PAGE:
The reason humility stamped the life of our Lord Jesus is because He was self-less.
He never thought of Himself.
He said:
"I can do nothing of myself: I cannot speak, I cannot do:
not Mine, but the Father's will.

In the entire life Christ, you cannot detect the slightest evidence of self -- you only see God.
That is the key -- no self.

"Lord, my heart is not haughty."

God can do anything He wishes.
We are like soft and tender clay in the hands of the Potter.
He may mold and fashion us and do anything He likes with us -- without our resisting or without our rebelling.

Is this so with us in our heart?

"Nor my eyes lofty."

Our eyes are related to our heart.
What is in our heart is disclosed through our eyes.
Our eyes are the reflection of our inward condition.
Our eyes are the windows, which reveal what's inside.

If we are haughty in heart, our eyes cannot help, but be lofty.
We will look down upon everyone else.
We conceive ourselves to be somebody.
We feel we have accomplished something.
And this simply reveals that there is no humility in our heart.

In order to correct this flaw,
let us not try to deal with our eyes, first, but let us try to deal with our heart, first.
As we allow God to deal with our hearts, our eyes will not be lofty.

"Neither do I exercise myself in great matters and in things too marvelous for me."

This passage has two different translations.

One is: "Neither do I exercise myself in great things, in things too marvelous for me."
This is to say, that his mind is being exercised about matters that are way above him.
If the heart is the seat of purpose and the eyes are its expression, then the mind is its activity.

What occupies our mind?
Are we trying to penetrate areas too wonderful and too great for us?
Or are we willing to leave some things to God?

The other translation is:
"Neither do I walk about in great matters and in things too marvelous for me."

Whatever rendering it may be, of one thing we can be sure.
In this psalm is a soul who is not exercising himself or walking about in great matters
and in things too wonderful for him.

You might say: "Is that bad. Is it not right for us to look into great matters?
Is it not correct that we should search out the deep mysteries of the Lord

Sure, we should seek for increased explanation and penetration into the profound truths of God.
But the Lord has dealt with that soul here.
The Lord has crushed him, and has broken him down in such a way,
and he has arrived at such a stage that he can currently say:
";Lord, I do not exercise myself in great matters, nor in things too marvelous for me.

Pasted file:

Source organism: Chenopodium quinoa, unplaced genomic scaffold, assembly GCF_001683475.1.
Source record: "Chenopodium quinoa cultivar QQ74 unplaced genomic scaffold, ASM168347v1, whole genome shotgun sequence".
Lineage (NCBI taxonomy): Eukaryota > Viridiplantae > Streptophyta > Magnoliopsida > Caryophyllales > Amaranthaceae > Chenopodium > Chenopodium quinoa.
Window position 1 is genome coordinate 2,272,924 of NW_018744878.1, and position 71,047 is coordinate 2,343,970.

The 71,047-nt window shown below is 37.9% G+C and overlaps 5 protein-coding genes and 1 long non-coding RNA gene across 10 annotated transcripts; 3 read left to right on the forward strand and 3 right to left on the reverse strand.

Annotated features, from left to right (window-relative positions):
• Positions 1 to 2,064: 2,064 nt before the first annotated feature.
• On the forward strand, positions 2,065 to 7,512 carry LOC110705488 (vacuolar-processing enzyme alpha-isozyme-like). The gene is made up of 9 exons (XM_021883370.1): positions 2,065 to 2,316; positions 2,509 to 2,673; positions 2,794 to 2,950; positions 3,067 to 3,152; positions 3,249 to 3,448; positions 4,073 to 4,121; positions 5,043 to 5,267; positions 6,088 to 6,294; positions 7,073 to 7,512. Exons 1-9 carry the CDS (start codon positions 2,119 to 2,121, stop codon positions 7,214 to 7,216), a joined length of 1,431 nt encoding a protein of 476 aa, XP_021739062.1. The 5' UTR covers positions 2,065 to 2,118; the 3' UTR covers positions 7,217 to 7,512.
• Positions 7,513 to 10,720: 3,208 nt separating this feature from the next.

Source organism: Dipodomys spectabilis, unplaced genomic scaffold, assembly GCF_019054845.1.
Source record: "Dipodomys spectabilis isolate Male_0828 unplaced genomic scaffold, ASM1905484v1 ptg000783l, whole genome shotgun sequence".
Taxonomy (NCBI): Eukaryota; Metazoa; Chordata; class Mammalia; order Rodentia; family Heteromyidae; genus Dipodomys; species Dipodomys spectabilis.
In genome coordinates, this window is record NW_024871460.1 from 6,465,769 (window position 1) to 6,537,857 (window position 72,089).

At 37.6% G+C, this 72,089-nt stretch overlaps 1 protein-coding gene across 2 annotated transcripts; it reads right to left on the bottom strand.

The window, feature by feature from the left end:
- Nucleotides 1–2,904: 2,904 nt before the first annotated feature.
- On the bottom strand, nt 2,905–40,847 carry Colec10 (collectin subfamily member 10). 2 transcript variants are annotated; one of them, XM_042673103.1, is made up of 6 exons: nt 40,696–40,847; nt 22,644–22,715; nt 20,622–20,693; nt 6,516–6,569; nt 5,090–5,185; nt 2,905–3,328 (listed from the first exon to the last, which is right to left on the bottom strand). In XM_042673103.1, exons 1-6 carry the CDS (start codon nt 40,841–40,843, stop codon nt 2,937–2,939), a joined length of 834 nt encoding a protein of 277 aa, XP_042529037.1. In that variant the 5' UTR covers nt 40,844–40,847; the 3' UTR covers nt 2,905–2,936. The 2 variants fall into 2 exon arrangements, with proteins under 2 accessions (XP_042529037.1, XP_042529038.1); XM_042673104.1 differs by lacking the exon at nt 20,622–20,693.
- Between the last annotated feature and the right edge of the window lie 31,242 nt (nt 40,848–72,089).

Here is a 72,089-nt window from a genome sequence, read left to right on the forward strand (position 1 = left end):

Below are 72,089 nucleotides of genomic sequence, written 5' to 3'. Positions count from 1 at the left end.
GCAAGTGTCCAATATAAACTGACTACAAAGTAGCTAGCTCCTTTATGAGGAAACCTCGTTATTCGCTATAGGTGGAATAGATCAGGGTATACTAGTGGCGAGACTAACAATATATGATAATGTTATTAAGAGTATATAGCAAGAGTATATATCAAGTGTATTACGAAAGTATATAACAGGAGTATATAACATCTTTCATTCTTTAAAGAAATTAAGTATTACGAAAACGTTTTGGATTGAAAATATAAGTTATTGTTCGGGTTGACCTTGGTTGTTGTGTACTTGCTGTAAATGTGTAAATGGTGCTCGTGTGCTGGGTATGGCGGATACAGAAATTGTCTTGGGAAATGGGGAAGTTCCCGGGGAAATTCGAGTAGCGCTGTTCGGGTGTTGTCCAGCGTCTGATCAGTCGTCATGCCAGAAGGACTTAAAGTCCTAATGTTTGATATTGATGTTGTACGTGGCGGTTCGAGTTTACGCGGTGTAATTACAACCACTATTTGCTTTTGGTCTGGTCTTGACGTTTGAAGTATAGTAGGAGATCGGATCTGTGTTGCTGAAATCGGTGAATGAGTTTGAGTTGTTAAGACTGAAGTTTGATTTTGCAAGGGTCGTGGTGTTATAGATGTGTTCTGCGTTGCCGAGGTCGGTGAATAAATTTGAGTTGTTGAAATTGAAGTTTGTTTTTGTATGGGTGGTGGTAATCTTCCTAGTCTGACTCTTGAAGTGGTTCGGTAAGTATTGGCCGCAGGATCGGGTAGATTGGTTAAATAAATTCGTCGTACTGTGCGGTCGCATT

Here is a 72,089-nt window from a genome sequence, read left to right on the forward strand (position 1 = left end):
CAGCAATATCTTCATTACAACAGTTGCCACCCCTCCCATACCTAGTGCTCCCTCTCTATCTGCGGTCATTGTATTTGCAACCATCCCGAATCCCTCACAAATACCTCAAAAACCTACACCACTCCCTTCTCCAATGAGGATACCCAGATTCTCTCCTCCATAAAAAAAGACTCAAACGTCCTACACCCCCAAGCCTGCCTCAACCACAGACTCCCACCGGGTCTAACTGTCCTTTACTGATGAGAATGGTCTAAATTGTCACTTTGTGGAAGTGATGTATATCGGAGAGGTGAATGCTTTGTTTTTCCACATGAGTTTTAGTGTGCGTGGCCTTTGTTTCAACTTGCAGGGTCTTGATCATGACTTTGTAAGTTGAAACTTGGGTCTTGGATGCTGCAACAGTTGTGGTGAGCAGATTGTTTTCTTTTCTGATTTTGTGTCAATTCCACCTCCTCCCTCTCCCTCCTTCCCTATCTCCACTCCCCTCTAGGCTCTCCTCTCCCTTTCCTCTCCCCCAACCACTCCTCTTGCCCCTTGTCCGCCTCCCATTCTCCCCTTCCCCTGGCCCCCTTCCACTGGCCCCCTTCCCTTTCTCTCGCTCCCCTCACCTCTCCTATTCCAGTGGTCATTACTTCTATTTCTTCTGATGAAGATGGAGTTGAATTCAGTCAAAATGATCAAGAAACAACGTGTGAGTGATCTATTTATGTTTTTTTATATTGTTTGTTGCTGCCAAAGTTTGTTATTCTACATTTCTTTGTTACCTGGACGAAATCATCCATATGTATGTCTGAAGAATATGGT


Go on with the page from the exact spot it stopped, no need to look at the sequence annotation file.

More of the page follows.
If you grant me these things, I gladly receive; but if you should not, I am content.
I am content to be left unknown and not knowing.
I will not agitate and become restless, because I want to prove the secret of God

Are we in such a state?
Do we have such an attitude?

On the one hand, it is not wrong to search and to seek.
On the other hand, it is a right spirit, which can say,
"I do not exercise or walk around in great matters.
I am content to be small.
I am content to be insignificant, if that is what God wants me to be

What is David's secret?

How is it that his heart is not haughty, that his eyes are not lofty,
nor his mind exercising itself in areas too wonderful for him?
How did he come to that place?

Verse 2 contains the secret.
"Surely I have calmed and quieted my soul, as a child that is weaned of his mother;
my soul is even as a weaned child."

How beautiful!

David has calmed and composed his soul as a weaned child with his mother.
We know a child needs milk for his sustenance.
There comes a time, however, when a child must be weaned.

The child is growing up.
He needs something different.
He needs solid food to sustain his developing, growing life.

Unless such nursing condition changes to something else,
the child will never be able to eat solid food that is so necessary for his growth and maturity.
He must be weaned.

And we must be weaned from the milk of this world.
We are to proceed onward into that maturity, which is in Christ. (Hebrews 5:12-6: 1)

In verse 3 is the earnest teaching of this humble soul:
"Let Israel hope in the Lord from henceforth and forever."

The soul that is weaned, even from the blessings of God, is one who hopes only in the Lord.
"Christ in you, the hope of glory."

He has long since given up hope in himself.
His hope is in God.

Because he hopes in God, this soul exhorts all Israel -- he exhorts the entire church -- to hope in the Lord,
from henceforth and forevermore because that is the one thing which is true, which is real, and which is solid.

It is only when Christ the Lord is developed in us that we have hope.
Let this be our attitude always.

May this very short psalm teach us this basic, but highly important lesson of humility.

Sermon by Dr. Harold L. White